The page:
How to Have a Healthy Pregnancy


Can You Have A Glass of Wine?

I consider alcohol one of the top four food- drugs, along with cayenne, chocolate, and caffeine. A drug it is, without question. However, the evidence that prenatal drinking is bad for babies is not entirely satisfactory. The only proper studies have been conducted on heavy drinkers. For these studies, we are grateful. It’s clear that heavy and chronic drinking—and probably binge boozing— during pregnancy poisons the tiny baby’s entire body. Symptoms of the devastating condition called fetal alcohol syndrome include small head and brain, facial abnormalities, organ defects, and neurodevelopmental abnormalities including impaired fine motor skills, abnormal walking, hearing loss, and poor eye- hand coordination.

The problem is dose and timing. How much alcohol is too much? The U.S. government, conservatively, makes no distinction between light, moderate, and heavy drinking. In fact, clinically speaking, there is no definition of “light” or “moderate” drinking in pregnancy. The blanket prohibition against drinking, combined with anecdotal and firsthand evidence from many generations of women, has a noticeable result.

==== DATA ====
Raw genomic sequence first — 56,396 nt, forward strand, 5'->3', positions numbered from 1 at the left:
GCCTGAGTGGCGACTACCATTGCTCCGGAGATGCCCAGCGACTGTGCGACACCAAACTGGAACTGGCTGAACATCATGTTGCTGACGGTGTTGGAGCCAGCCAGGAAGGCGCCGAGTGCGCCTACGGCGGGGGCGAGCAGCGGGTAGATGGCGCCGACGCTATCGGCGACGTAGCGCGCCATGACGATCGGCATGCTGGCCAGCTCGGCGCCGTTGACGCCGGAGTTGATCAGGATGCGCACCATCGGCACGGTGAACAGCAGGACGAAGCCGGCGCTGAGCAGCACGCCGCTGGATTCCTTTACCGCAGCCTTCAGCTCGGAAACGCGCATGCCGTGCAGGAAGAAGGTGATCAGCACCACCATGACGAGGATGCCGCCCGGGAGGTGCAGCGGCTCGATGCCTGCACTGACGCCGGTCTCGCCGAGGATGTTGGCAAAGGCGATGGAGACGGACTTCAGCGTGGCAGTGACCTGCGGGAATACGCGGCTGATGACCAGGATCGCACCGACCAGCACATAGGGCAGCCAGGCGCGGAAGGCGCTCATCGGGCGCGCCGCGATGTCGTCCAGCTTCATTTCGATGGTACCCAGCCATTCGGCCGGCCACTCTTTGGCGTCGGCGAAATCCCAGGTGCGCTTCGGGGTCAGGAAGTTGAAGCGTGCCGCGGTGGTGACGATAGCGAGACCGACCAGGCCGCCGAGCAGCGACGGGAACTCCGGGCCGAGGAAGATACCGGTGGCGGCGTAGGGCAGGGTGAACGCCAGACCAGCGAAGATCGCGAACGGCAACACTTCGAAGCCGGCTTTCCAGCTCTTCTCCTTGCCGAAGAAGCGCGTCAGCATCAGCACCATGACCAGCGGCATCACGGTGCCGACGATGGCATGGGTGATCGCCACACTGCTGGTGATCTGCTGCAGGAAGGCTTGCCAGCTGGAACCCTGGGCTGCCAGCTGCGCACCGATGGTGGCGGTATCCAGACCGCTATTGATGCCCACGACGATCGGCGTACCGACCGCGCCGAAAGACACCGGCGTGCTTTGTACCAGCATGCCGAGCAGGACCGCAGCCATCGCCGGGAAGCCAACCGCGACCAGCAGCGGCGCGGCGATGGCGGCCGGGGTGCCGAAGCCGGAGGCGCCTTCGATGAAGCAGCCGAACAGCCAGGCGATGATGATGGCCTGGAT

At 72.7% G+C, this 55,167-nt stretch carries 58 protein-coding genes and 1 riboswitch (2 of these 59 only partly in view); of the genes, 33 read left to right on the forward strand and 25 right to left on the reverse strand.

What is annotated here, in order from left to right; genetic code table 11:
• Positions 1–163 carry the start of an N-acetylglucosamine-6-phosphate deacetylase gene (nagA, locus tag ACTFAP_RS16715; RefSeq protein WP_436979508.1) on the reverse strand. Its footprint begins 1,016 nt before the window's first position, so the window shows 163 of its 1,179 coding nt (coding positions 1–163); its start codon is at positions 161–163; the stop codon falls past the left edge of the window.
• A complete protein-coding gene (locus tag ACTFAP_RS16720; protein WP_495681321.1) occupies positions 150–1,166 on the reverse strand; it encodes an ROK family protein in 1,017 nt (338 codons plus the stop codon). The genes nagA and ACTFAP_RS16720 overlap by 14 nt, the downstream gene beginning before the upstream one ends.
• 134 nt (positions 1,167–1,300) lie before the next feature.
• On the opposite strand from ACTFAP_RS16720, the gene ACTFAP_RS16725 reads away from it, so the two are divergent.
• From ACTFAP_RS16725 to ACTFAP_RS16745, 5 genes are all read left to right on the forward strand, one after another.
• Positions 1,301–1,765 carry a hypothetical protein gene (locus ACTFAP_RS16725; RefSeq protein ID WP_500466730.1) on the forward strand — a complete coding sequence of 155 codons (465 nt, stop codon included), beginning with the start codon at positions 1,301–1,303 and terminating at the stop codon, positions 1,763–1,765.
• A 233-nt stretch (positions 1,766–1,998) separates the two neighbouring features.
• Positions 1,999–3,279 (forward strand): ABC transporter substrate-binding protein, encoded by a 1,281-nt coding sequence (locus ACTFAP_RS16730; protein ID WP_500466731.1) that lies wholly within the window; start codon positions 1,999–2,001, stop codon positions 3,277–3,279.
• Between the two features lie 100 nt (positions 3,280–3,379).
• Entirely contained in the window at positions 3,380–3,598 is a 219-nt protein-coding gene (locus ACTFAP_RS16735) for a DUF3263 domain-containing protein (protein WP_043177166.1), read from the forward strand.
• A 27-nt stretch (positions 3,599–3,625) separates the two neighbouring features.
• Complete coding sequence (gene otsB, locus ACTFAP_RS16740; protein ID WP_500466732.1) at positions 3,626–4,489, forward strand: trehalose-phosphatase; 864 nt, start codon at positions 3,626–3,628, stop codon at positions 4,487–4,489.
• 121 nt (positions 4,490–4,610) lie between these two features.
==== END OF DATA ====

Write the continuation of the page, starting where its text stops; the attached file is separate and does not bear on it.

Many women, and even some obstetricians and midwives, ignore it altogether. They think a glass or two of wine during pregnancy is just fine. I was one of them. I was aware of the surgeon general’s warnings, the social pressure not to drink, and the research, and this was my logic: The baby is most susceptible to neural and other birth defects in the first trimester. The brain is particularly vulnerable in the early weeks, when its basic structure is being formed; after this point, it is relatively well protected until middle pregnancy, when there is a massive growth spurt. So I gave up wine for the first three months. Or nearly—I know I had a glass here and there. As it happened, I had almost no desire for wine, which may suggest some innate bodily wisdom.

For many pregnant women, not drinking is not an issue. They wouldn’t dream of picking up a drink, any more than they would get stoned or take up cigarettes. Abstaining altogether is a great decision. Nine dry months seemed like a long time to me. If you like a drink, you might limit yourself to one or two glasses of beer or wine a week, which amounts to light drinking by anyone’s mea sure. And if you do choose to have a drink, there is no need to don a wig and sunglasses before you enjoy it.